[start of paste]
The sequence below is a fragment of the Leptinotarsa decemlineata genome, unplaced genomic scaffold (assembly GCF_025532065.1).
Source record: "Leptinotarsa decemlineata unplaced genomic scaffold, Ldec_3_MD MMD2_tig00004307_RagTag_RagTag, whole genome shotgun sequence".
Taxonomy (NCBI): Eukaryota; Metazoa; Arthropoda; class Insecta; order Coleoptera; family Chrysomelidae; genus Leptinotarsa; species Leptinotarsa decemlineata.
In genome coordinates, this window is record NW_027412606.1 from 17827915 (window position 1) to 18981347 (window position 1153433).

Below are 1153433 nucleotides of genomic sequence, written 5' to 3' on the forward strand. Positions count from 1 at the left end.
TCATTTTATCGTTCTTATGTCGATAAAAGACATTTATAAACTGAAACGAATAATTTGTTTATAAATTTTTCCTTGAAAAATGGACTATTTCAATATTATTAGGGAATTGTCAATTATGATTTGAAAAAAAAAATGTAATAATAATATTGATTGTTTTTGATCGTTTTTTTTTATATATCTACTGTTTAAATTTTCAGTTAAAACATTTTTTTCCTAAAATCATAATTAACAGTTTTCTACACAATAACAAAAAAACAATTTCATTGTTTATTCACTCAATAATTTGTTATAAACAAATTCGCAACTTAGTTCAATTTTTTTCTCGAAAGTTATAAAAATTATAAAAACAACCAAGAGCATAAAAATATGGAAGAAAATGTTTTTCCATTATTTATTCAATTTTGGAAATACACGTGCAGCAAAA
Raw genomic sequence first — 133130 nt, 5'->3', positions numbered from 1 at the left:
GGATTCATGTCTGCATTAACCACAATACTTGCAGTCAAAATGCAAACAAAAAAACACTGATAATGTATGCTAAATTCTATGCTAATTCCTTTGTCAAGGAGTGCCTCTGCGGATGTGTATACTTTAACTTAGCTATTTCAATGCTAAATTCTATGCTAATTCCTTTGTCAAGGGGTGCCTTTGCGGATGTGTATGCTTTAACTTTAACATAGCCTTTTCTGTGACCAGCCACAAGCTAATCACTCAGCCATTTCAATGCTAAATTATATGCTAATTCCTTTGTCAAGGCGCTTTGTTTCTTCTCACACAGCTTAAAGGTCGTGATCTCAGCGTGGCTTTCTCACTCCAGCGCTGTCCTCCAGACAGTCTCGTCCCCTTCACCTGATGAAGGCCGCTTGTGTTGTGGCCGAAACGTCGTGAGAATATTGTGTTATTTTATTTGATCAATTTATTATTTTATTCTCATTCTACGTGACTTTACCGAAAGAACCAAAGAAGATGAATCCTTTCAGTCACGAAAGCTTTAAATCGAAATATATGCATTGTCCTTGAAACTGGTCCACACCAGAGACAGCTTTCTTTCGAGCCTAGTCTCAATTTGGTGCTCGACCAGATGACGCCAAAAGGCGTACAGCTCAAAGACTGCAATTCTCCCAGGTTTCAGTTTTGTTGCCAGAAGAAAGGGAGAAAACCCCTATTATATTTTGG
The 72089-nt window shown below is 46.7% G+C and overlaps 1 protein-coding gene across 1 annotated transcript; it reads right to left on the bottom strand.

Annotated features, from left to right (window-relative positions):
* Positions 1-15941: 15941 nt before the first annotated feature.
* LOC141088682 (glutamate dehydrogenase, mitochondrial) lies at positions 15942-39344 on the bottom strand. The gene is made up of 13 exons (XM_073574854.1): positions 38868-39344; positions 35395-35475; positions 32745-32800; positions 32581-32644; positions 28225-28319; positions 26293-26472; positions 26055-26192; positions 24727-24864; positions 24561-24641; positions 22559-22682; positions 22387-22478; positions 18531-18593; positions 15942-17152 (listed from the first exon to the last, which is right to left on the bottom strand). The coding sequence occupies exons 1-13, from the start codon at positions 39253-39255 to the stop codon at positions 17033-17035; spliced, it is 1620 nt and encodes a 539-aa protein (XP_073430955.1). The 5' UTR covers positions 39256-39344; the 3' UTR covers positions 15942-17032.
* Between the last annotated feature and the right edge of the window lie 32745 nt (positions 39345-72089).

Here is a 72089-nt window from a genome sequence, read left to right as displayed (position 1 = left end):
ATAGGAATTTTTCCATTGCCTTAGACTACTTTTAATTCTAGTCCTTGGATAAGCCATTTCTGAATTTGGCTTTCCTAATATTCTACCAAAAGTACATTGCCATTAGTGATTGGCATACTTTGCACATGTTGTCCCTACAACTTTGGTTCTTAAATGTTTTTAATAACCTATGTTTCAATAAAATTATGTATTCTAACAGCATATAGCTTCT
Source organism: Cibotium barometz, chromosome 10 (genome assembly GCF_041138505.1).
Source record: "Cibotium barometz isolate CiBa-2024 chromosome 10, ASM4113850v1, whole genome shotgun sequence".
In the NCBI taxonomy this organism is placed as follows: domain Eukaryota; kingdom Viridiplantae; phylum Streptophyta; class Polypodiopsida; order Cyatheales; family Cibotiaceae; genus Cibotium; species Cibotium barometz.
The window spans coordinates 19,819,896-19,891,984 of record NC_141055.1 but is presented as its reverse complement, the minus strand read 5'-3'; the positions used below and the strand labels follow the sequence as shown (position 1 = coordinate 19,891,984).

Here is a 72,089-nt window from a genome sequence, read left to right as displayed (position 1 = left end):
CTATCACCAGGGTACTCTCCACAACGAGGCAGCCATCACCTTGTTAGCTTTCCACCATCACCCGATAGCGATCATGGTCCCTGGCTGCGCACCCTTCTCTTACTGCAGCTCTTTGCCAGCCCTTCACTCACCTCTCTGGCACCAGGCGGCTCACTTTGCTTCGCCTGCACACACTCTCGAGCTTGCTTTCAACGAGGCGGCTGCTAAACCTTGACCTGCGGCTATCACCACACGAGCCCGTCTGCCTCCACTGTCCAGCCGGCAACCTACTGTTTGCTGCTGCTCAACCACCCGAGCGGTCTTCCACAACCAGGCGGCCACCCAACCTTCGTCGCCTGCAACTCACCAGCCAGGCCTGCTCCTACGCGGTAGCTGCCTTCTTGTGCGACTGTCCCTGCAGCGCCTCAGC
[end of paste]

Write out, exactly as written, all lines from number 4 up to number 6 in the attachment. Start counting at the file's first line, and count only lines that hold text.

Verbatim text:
In genome coordinates, this window is record NW_027412606.1 from 17827915 (window position 1) to 18981347 (window position 1153433).

Below are 1153433 nucleotides of genomic sequence, written 5' to 3' on the forward strand. Positions count from 1 at the left end.
TCATTTTATCGTTCTTATGTCGATAAAAGACATTTATAAACTGAAACGAATAATTTGTTTATAAATTTTTCCTTGAAAAATGGACTATTTCAATATTATTAGGGAATTGTCAATTATGATTTGAAAAAAAAAATGTAATAATAATATTGATTGTTTTTGATCGTTTTTTTTTATATATCTACTGTTTAAATTTTCAGTTAAAACATTTTTTTCCTAAAATCATAATTAACAGTTTTCTACACAATAACAAAAAAACAATTTCATTGTTTATTCACTCAATAATTTGTTATAAACAAATTCGCAACTTAGTTCAATTTTTTTCTCGAAAGTTATAAAAATTATAAAAACAACCAAGAGCATAAAAATATGGAAGAAAATGTTTTTCCATTATTTATTCAATTTTGGAAATACACGTGCAGCAAAA